People who say they’re afraid of clowns oversimplify the demographic. There’s plenty to be afraid of, more in some corners than in others, but clowns aren’t a single species. It’s a continuum, and ranges from the Evangelical arm of Christian clown ministries to the hot and bothered corners of the fetish scene. In between you’ve got birthday parties, business promotion, political activism, and rodeos. Depending on how you do it, clowning can have a built-in drag-queen glitz or a transformative, outsider appeal. There’s been a serial murderer or two behind the paint, John Wayne Gacy–style, but that’s not the norm. And then there are the Juggalos, latchkey followers of Insane Clown Posse, a branch of youth culture with no actual clown skills, not even when it comes to eyeliner.
The day I said yes, for all I knew Jusby could be anywhere on this continuum. I rounded up a crew, my backup, who’d serve as witnesses, partners, and a roving party. I invited three friends, all of them at the time also first-time novelists. They were the willing. I invited Lance Reynald, James Bernard Frost, and Kassten Alonso. Kass is my husband. Whatever tricks Jusby the Clown had up his silky sleeve, my husband and I would be in it together.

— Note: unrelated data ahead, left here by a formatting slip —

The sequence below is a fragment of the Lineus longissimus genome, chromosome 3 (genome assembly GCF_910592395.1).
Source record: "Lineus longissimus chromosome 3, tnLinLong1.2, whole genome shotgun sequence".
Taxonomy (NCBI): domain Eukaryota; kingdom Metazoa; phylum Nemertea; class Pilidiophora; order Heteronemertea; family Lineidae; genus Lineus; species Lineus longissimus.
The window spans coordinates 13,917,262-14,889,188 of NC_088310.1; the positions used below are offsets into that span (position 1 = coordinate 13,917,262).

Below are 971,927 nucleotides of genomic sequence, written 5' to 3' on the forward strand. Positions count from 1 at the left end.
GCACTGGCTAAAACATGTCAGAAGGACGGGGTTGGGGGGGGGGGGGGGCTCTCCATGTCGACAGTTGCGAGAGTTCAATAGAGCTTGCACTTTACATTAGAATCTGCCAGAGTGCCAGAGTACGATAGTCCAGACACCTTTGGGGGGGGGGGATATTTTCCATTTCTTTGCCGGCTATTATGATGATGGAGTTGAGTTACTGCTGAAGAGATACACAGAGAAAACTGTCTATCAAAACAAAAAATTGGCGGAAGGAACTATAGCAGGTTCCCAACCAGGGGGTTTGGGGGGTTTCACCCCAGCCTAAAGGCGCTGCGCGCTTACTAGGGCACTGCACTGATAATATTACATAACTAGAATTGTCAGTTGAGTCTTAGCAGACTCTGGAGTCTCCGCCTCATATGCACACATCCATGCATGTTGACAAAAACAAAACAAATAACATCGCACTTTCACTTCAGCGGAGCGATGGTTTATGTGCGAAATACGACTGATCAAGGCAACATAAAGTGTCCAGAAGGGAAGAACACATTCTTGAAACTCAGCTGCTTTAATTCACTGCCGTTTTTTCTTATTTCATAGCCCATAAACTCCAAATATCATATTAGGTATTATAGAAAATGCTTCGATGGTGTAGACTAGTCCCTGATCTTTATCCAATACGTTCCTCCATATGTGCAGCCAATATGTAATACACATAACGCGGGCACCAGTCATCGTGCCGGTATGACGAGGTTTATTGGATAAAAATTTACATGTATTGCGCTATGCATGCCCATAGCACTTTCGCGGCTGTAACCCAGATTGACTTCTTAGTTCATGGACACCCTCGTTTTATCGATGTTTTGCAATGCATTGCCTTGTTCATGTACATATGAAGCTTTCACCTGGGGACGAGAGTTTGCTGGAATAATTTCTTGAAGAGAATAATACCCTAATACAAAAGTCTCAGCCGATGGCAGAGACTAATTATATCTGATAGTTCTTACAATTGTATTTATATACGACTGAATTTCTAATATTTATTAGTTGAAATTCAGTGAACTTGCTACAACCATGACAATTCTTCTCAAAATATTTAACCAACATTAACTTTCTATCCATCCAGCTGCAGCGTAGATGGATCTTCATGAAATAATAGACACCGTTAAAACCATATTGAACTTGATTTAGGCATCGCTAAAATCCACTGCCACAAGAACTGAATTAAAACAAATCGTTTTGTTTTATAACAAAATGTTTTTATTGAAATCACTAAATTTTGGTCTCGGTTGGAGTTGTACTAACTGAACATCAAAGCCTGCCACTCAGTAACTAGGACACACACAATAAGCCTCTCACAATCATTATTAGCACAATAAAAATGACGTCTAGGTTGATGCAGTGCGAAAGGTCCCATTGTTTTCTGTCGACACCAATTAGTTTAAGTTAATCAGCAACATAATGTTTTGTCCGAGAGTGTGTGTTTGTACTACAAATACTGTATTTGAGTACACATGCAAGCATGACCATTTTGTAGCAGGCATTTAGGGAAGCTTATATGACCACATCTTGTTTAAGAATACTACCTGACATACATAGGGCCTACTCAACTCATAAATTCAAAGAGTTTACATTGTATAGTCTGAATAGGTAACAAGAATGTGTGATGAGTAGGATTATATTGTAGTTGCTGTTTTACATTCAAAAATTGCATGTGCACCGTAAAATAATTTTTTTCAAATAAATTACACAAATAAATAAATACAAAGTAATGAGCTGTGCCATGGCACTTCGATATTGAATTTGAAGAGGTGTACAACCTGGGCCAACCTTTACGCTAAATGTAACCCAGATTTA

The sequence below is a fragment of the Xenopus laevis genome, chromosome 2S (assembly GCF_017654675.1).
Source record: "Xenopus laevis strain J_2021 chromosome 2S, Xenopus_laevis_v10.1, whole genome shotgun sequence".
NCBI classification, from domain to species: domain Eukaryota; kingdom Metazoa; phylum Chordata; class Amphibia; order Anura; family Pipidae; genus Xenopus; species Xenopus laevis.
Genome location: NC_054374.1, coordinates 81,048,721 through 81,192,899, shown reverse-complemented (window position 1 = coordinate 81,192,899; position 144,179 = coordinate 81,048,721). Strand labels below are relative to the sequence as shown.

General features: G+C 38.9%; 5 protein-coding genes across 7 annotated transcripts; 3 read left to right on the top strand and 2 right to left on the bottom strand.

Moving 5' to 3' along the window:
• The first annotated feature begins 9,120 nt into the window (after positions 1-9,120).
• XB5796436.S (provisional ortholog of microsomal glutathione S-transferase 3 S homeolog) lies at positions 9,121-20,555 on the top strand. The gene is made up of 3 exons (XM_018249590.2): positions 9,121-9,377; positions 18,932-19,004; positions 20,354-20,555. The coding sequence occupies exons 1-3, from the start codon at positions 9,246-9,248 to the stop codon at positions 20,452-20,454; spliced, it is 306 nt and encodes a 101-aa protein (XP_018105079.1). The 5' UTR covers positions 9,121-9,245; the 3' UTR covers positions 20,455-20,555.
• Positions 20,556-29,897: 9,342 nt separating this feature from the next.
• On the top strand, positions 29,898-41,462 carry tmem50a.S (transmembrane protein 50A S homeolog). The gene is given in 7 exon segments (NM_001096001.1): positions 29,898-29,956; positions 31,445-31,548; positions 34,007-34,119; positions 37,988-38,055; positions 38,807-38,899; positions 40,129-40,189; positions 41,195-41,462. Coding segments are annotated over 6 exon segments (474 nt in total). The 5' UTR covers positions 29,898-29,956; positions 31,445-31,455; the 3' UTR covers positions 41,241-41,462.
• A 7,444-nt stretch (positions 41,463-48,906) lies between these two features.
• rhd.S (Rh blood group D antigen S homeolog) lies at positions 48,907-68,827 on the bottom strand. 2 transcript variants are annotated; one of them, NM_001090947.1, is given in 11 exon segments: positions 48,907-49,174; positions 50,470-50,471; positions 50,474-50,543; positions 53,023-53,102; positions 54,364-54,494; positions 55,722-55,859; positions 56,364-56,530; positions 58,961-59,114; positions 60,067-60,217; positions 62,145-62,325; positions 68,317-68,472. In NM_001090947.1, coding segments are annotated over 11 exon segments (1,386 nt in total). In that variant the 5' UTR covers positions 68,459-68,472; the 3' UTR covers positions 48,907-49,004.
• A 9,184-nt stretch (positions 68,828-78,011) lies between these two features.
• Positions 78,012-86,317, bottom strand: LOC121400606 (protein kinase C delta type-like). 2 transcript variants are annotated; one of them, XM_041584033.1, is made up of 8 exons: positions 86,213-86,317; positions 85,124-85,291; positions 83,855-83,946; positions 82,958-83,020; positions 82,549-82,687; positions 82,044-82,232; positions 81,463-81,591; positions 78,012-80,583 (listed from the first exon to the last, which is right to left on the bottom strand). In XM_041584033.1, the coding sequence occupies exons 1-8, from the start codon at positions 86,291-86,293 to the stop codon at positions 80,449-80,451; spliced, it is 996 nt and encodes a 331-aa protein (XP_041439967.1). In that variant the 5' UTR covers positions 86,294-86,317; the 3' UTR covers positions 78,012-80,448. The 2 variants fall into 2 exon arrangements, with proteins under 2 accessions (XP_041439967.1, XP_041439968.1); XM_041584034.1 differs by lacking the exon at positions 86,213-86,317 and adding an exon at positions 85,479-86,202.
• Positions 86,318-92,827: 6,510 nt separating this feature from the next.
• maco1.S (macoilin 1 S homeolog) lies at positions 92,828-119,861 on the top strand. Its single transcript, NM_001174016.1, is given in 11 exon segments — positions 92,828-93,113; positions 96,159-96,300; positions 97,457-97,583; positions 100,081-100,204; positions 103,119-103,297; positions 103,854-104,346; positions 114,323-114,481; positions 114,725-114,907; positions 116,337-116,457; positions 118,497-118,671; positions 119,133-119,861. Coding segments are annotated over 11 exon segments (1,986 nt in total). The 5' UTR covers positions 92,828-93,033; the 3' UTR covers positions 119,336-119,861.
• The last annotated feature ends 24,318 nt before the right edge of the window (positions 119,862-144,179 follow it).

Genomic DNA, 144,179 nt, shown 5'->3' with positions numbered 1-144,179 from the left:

Our troupe arrived at the park first. We gazed out between towering cedar trees, then over the concentric rings of a manicured rose garden, past a giant classical fountain. Kids played on the swings and slides. It was Oregon’s best weather, with blue skies and a reasonable sun. I wore a retro nylon maxi-dress salvaged from the seventies, a cross between a muumuu and prom wear, fancy yet synthetic enough to clean up in a basic wash. We scanned the perimeter.
What to expect? I looked for a fetishist creeping up behind me, stalking a pie virgin. Then I saw our guy. He loped across the park sporting a red rubber nose. Jusby has a soft, manly face, made for the role of a rugged clown. He came in full paint, his eyes highlighted with a heavy white arch over each lid, and a classical clown smile that crept up onto his cheeks. His lapels were festooned with buttons, around a mix of black and white stripes and polka-dots. Under that he wore layers of red against red. A workingman’s white Hanes T-shirt poked out at the neckline. He’s a bear of a man.